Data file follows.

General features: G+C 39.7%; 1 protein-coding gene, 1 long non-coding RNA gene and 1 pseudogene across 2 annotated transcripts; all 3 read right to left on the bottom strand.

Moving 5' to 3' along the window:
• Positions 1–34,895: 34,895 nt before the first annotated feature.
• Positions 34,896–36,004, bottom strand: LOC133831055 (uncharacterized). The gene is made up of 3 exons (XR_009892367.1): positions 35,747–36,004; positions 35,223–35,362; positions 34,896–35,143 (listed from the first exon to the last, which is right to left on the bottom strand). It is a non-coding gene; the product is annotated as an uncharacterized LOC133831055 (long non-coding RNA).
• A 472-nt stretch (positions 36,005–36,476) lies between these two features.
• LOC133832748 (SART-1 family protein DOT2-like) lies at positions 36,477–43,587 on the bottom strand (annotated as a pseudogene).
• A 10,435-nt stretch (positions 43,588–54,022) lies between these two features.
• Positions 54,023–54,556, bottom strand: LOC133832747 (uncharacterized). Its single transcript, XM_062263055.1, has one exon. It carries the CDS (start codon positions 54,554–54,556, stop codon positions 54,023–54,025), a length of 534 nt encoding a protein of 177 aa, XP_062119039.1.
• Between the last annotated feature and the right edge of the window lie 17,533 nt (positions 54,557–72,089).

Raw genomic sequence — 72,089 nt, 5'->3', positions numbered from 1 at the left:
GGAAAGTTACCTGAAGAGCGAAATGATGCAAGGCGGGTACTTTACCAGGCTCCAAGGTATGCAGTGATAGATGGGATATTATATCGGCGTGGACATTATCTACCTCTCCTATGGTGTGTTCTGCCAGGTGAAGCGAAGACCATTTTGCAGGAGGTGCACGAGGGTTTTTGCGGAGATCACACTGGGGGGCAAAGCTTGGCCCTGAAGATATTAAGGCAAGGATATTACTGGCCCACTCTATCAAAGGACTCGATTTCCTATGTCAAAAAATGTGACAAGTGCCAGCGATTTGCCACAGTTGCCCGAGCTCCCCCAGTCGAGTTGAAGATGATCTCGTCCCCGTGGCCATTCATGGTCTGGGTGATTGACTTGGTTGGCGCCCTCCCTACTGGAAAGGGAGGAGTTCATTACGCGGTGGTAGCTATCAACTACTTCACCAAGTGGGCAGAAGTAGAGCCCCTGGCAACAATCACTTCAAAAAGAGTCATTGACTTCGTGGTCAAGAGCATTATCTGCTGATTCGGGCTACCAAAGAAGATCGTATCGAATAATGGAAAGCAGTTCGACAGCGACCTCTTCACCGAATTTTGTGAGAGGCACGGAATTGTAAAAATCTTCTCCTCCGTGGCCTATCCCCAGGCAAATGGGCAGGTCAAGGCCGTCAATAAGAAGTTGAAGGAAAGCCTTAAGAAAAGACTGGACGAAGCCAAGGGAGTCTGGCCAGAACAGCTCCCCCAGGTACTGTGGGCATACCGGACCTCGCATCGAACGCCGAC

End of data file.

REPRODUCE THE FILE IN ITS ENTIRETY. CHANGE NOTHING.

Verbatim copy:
General features: G+C 39.7%; 1 protein-coding gene, 1 long non-coding RNA gene and 1 pseudogene across 2 annotated transcripts; all 3 read right to left on the bottom strand.

Moving 5' to 3' along the window:
• Positions 1–34,895: 34,895 nt before the first annotated feature.
• Positions 34,896–36,004, bottom strand: LOC133831055 (uncharacterized). The gene is made up of 3 exons (XR_009892367.1): positions 35,747–36,004; positions 35,223–35,362; positions 34,896–35,143 (listed from the first exon to the last, which is right to left on the bottom strand). It is a non-coding gene; the product is annotated as an uncharacterized LOC133831055 (long non-coding RNA).
• A 472-nt stretch (positions 36,005–36,476) lies between these two features.
• LOC133832748 (SART-1 family protein DOT2-like) lies at positions 36,477–43,587 on the bottom strand (annotated as a pseudogene).
• A 10,435-nt stretch (positions 43,588–54,022) lies between these two features.
• Positions 54,023–54,556, bottom strand: LOC133832747 (uncharacterized). Its single transcript, XM_062263055.1, has one exon. It carries the CDS (start codon positions 54,554–54,556, stop codon positions 54,023–54,025), a length of 534 nt encoding a protein of 177 aa, XP_062119039.1.
• Between the last annotated feature and the right edge of the window lie 17,533 nt (positions 54,557–72,089).

Raw genomic sequence — 72,089 nt, 5'->3', positions numbered from 1 at the left:
GGAAAGTTACCTGAAGAGCGAAATGATGCAAGGCGGGTACTTTACCAGGCTCCAAGGTATGCAGTGATAGATGGGATATTATATCGGCGTGGACATTATCTACCTCTCCTATGGTGTGTTCTGCCAGGTGAAGCGAAGACCATTTTGCAGGAGGTGCACGAGGGTTTTTGCGGAGATCACACTGGGGGGCAAAGCTTGGCCCTGAAGATATTAAGGCAAGGATATTACTGGCCCACTCTATCAAAGGACTCGATTTCCTATGTCAAAAAATGTGACAAGTGCCAGCGATTTGCCACAGTTGCCCGAGCTCCCCCAGTCGAGTTGAAGATGATCTCGTCCCCGTGGCCATTCATGGTCTGGGTGATTGACTTGGTTGGCGCCCTCCCTACTGGAAAGGGAGGAGTTCATTACGCGGTGGTAGCTATCAACTACTTCACCAAGTGGGCAGAAGTAGAGCCCCTGGCAACAATCACTTCAAAAAGAGTCATTGACTTCGTGGTCAAGAGCATTATCTGCTGATTCGGGCTACCAAAGAAGATCGTATCGAATAATGGAAAGCAGTTCGACAGCGACCTCTTCACCGAATTTTGTGAGAGGCACGGAATTGTAAAAATCTTCTCCTCCGTGGCCTATCCCCAGGCAAATGGGCAGGTCAAGGCCGTCAATAAGAAGTTGAAGGAAAGCCTTAAGAAAAGACTGGACGAAGCCAAGGGAGTCTGGCCAGAACAGCTCCCCCAGGTACTGTGGGCATACCGGACCTCGCATCGAACGCCGAC